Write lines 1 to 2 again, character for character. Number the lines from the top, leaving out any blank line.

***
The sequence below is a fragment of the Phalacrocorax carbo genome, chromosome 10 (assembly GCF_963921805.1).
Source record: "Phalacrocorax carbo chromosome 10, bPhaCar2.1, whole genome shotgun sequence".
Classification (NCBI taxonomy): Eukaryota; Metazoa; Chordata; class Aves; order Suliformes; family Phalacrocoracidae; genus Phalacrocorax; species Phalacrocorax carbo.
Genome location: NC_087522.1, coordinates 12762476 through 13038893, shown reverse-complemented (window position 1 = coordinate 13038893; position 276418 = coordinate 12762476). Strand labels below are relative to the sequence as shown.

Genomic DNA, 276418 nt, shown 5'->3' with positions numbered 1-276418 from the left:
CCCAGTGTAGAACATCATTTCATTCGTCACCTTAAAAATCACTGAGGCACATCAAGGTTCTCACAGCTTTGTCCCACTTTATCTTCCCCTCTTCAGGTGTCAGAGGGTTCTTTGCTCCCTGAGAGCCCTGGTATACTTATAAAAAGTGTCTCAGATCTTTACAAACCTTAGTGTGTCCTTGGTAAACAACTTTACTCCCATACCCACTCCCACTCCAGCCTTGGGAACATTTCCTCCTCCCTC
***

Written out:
The sequence below is a fragment of the Phalacrocorax carbo genome, chromosome 10 (assembly GCF_963921805.1).
Source record: "Phalacrocorax carbo chromosome 10, bPhaCar2.1, whole genome shotgun sequence".